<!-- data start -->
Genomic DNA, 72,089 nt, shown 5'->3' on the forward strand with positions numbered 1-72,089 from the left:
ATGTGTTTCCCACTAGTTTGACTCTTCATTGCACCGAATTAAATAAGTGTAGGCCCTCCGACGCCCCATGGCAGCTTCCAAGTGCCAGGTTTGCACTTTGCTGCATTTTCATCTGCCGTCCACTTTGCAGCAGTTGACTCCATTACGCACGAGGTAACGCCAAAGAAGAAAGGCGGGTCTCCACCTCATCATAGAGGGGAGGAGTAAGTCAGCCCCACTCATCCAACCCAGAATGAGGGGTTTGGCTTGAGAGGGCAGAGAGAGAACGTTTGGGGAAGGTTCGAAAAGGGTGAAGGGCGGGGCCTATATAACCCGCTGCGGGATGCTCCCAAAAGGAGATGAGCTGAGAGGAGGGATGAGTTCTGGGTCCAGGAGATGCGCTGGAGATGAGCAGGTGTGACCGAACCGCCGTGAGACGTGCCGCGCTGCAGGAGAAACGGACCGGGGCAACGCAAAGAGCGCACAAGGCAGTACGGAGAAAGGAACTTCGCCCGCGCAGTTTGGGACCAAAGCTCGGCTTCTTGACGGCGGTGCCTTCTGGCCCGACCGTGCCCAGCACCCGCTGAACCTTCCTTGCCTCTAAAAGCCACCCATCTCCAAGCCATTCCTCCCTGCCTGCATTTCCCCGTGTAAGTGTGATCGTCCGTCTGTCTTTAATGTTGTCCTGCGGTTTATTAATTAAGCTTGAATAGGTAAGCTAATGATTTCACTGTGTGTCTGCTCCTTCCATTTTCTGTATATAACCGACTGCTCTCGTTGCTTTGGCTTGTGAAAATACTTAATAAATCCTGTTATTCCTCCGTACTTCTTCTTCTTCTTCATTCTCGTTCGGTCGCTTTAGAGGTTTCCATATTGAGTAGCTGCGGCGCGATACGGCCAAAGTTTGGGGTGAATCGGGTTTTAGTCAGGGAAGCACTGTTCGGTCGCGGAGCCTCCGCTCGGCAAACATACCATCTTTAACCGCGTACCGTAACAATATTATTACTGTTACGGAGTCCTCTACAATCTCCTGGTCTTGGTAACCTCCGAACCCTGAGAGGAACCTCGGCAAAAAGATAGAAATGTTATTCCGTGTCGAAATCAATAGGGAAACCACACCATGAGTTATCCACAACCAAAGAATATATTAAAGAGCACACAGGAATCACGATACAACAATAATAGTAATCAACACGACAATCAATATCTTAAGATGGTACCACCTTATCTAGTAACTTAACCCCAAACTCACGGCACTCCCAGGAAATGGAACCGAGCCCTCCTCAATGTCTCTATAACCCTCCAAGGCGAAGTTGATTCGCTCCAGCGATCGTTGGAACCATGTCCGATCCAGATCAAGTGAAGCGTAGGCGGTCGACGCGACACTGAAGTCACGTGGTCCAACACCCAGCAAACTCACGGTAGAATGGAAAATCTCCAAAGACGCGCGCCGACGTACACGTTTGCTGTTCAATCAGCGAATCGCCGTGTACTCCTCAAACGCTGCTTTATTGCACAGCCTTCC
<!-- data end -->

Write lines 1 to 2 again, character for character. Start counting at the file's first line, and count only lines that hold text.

Genomic DNA, 72,089 nt, shown 5'->3' on the forward strand with positions numbered 1-72,089 from the left:
ATGTGTTTCCCACTAGTTTGACTCTTCATTGCACCGAATTAAATAAGTGTAGGCCCTCCGACGCCCCATGGCAGCTTCCAAGTGCCAGGTTTGCACTTTGCTGCATTTTCATCTGCCGTCCACTTTGCAGCAGTTGACTCCATTACGCACGAGGTAACGCCAAAGAAGAAAGGCGGGTCTCCACCTCATCATAGAGGGGAGGAGTAAGTCAGCCCCACTCATCCAACCCAGAATGAGGGGTTTGGCTTGAGAGGGCAGAGAGAGAACGTTTGGGGAAGGTTCGAAAAGGGTGAAGGGCGGGGCCTATATAACCCGCTGCGGGATGCTCCCAAAAGGAGATGAGCTGAGAGGAGGGATGAGTTCTGGGTCCAGGAGATGCGCTGGAGATGAGCAGGTGTGACCGAACCGCCGTGAGACGTGCCGCGCTGCAGGAGAAACGGACCGGGGCAACGCAAAGAGCGCACAAGGCAGTACGGAGAAAGGAACTTCGCCCGCGCAGTTTGGGACCAAAGCTCGGCTTCTTGACGGCGGTGCCTTCTGGCCCGACCGTGCCCAGCACCCGCTGAACCTTCCTTGCCTCTAAAAGCCACCCATCTCCAAGCCATTCCTCCCTGCCTGCATTTCCCCGTGTAAGTGTGATCGTCCGTCTGTCTTTAATGTTGTCCTGCGGTTTATTAATTAAGCTTGAATAGGTAAGCTAATGATTTCACTGTGTGTCTGCTCCTTCCATTTTCTGTATATAACCGACTGCTCTCGTTGCTTTGGCTTGTGAAAATACTTAATAAATCCTGTTATTCCTCCGTACTTCTTCTTCTTCTTCATTCTCGTTCGGTCGCTTTAGAGGTTTCCATATTGAGTAGCTGCGGCGCGATACGGCCAAAGTTTGGGGTGAATCGGGTTTTAGTCAGGGAAGCACTGTTCGGTCGCGGAGCCTCCGCTCGGCAAACATACCATCTTTAACCGCGTACCGTAACAATATTATTACTGTTACGGAGTCCTCTACAATCTCCTGGTCTTGGTAACCTCCGAACCCTGAGAGGAACCTCGGCAAAAAGATAGAAATGTTATTCCGTGTCGAAATCAATAGGGAAACCACACCATGAGTTATCCACAACCAAAGAATATATTAAAGAGCACACAGGAATCACGATACAACAATAATAGTAATCAACACGACAATCAATATCTTAAGATGGTACCACCTTATCTAGTAACTTAACCCCAAACTCACGGCACTCCCAGGAAATGGAACCGAGCCCTCCTCAATGTCTCTATAACCCTCCAAGGCGAAGTTGATTCGCTCCAGCGATCGTTGGAACCATGTCCGATCCAGATCAAGTGAAGCGTAGGCGGTCGACGCGACACTGAAGTCACGTGGTCCAACACCCAGCAAACTCACGGTAGAATGGAAAATCTCCAAAGACGCGCGCCGACGTACACGTTTGCTGTTCAATCAGCGAATCGCCGTGTACTCCTCAAACGCTGCTTTATTGCACAGCCTTCC